When I first moved here to California, I went through a bit of culture shock. The air is grey, not yellow; people wear mostly dull browns, greys and blacks, not bright aloha shirts, sarongs and bright-colored clothing; friendly greetings in stores on the street are regarded as suspicious and either ignored or given stink eye; gruff answers to questions of store employees instead of aloha-friendly help – and the worst, the ugly conversation with one of my landlord’s managerial staff.
I’m not sure how we got off on the wrong foot, but boy, did we! I think it started when he sent a text saying the AC guy was coming over to do his annual inspection. I asked a question, and we continued back and forth.
His replies got shorter and shorter, and finally rude, until he finally said to stop texting him, as he felt it was ‘unproductive.’ Huh? Er – who started sending whom texts? I was only trying to get clarity on the inspection.
At first I was really put off. Angry at being dissed. But then I remembered how all the people I follow, study, read and respect say, ‘give love to the haters, give love to the rude, give love to the ones hardest to love – for they are the very ones who need it most.’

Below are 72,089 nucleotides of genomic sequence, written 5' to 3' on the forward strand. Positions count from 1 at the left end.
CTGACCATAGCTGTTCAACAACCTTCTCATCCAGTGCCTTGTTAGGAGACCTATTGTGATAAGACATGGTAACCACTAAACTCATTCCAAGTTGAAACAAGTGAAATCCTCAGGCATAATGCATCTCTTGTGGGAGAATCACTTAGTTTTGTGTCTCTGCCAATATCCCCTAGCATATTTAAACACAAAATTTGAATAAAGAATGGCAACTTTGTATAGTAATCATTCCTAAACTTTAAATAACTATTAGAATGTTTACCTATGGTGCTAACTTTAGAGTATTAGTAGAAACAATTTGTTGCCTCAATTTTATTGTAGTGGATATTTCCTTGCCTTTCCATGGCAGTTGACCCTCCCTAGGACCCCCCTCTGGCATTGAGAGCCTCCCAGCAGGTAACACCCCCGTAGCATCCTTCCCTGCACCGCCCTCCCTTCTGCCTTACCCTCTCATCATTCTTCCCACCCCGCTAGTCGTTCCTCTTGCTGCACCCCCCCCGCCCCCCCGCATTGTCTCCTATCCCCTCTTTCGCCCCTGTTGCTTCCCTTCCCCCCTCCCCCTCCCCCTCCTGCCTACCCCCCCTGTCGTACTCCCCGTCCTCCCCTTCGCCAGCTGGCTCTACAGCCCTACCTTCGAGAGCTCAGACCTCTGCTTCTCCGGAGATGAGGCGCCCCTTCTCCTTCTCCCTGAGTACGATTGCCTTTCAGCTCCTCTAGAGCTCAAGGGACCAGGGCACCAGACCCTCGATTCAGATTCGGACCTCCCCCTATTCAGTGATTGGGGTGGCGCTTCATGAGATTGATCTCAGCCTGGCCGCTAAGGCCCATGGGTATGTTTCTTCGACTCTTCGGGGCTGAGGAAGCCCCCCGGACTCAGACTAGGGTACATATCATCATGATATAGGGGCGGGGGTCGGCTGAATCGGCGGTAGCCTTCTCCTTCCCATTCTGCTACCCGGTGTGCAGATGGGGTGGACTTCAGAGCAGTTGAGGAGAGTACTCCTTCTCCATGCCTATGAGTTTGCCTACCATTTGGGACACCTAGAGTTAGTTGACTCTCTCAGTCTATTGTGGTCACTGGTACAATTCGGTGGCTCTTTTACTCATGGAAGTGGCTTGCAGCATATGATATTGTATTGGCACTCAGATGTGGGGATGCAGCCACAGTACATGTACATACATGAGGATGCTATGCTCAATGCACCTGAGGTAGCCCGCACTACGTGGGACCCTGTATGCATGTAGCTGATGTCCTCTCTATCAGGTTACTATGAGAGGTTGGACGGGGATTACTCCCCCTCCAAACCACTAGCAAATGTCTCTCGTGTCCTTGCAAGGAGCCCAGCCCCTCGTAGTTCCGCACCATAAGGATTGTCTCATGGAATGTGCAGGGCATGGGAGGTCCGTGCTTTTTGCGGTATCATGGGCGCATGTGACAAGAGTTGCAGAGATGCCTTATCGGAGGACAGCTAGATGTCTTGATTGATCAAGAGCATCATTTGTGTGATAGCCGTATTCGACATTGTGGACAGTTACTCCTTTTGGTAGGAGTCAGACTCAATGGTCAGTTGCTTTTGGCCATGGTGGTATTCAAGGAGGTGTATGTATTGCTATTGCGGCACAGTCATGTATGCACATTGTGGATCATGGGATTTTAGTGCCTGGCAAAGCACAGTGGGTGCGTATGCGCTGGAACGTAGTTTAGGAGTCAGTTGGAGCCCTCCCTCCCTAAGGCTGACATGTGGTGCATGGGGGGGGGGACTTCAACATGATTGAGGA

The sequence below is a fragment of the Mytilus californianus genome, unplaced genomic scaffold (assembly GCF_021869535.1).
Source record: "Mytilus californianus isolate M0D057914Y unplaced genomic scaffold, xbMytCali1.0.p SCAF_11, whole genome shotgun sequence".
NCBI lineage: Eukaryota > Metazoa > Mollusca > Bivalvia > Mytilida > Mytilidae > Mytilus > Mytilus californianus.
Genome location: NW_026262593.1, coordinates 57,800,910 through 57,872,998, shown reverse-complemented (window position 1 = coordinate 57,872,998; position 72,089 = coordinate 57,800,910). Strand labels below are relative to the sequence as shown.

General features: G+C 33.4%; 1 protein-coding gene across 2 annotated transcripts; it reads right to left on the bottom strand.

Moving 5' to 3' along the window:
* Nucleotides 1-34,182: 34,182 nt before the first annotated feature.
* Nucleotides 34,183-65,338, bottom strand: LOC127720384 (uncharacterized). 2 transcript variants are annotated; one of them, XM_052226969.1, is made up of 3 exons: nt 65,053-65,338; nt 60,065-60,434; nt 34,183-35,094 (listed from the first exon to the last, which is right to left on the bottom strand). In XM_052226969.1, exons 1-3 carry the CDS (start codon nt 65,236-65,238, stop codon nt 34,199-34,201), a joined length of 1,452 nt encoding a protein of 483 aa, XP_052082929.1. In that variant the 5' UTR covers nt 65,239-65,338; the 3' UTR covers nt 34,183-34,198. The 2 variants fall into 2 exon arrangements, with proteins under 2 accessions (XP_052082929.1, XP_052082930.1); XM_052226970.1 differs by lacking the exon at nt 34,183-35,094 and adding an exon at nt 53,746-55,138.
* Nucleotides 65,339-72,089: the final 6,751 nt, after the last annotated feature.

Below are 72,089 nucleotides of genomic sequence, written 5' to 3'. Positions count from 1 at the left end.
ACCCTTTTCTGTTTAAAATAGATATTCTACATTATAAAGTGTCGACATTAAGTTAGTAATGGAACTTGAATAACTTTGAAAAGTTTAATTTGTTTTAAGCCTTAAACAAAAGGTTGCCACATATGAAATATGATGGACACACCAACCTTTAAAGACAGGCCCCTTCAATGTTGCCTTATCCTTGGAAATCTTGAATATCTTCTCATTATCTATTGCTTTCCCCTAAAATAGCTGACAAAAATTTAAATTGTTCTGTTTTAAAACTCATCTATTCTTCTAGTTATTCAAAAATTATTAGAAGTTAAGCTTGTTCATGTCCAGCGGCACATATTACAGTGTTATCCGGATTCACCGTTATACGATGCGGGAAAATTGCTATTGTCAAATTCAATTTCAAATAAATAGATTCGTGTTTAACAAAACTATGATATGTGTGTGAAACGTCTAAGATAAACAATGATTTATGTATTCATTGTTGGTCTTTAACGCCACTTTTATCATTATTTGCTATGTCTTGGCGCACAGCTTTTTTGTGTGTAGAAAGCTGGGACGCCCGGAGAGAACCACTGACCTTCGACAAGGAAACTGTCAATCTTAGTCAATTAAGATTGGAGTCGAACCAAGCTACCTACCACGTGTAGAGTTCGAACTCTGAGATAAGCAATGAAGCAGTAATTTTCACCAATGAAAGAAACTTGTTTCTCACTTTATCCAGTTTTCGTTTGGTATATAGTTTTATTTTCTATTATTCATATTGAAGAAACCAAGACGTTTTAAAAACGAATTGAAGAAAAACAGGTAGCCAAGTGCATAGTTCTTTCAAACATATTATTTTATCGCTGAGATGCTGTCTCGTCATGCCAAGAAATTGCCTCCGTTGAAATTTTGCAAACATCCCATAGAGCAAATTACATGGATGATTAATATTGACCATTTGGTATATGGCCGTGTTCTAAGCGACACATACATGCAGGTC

So now, although the guy is still short with me, each time we interact, I try to remember that. It’s a wee bit more bearable now.
It may take two to tango, but if one person is always stomping his feet and the other is lightly skipping, it ain’t gonna work.
The hardest thing is being the first to let go of the ire. Oh it’s so easy to hold onto ‘he was rude to me, why should I be nice to him?!?’ But the longer that’s the name of your game, the longer you will suffer, because love doesn’t have a crack to seep into, and it can’t soften the dance.
How can we live artfully and dance in The Light when we hold grudges? When we continue to complain? When we secretly think badly of someone? When we doubt our own value? We cannot.
Our job here is simply to love and be loved.
So simple, yet sometimes so very, very hard. Just let go of anything else.
text and image © Angela Treat Lyon 2022